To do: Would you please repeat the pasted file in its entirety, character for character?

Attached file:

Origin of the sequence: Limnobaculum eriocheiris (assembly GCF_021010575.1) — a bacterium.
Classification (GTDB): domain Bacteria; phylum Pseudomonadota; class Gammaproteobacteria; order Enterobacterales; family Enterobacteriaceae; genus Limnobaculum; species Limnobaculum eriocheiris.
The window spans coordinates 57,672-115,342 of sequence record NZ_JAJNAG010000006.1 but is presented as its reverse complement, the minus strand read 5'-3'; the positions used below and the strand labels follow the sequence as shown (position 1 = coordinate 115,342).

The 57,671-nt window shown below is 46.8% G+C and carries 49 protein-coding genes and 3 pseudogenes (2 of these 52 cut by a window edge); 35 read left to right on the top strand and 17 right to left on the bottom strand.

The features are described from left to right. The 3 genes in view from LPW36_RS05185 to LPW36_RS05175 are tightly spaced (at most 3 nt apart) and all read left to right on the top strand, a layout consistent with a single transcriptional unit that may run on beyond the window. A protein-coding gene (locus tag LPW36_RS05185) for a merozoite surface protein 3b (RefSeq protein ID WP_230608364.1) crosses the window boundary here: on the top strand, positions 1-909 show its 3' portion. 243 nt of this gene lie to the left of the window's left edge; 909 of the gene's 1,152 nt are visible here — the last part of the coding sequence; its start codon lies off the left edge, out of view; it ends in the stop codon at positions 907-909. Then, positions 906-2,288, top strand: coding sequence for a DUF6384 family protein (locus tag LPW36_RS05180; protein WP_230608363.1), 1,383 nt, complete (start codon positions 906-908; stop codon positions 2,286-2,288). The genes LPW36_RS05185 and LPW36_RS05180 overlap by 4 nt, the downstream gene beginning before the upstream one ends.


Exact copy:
Origin of the sequence: Limnobaculum eriocheiris (assembly GCF_021010575.1) — a bacterium.
Classification (GTDB): domain Bacteria; phylum Pseudomonadota; class Gammaproteobacteria; order Enterobacterales; family Enterobacteriaceae; genus Limnobaculum; species Limnobaculum eriocheiris.
The window spans coordinates 57,672-115,342 of sequence record NZ_JAJNAG010000006.1 but is presented as its reverse complement, the minus strand read 5'-3'; the positions used below and the strand labels follow the sequence as shown (position 1 = coordinate 115,342).

The 57,671-nt window shown below is 46.8% G+C and carries 49 protein-coding genes and 3 pseudogenes (2 of these 52 cut by a window edge); 35 read left to right on the top strand and 17 right to left on the bottom strand.

The features are described from left to right. The 3 genes in view from LPW36_RS05185 to LPW36_RS05175 are tightly spaced (at most 3 nt apart) and all read left to right on the top strand, a layout consistent with a single transcriptional unit that may run on beyond the window. A protein-coding gene (locus tag LPW36_RS05185) for a merozoite surface protein 3b (RefSeq protein ID WP_230608364.1) crosses the window boundary here: on the top strand, positions 1-909 show its 3' portion. 243 nt of this gene lie to the left of the window's left edge; 909 of the gene's 1,152 nt are visible here — the last part of the coding sequence; its start codon lies off the left edge, out of view; it ends in the stop codon at positions 907-909. Then, positions 906-2,288, top strand: coding sequence for a DUF6384 family protein (locus tag LPW36_RS05180; protein WP_230608363.1), 1,383 nt, complete (start codon positions 906-908; stop codon positions 2,286-2,288). The genes LPW36_RS05185 and LPW36_RS05180 overlap by 4 nt, the downstream gene beginning before the upstream one ends.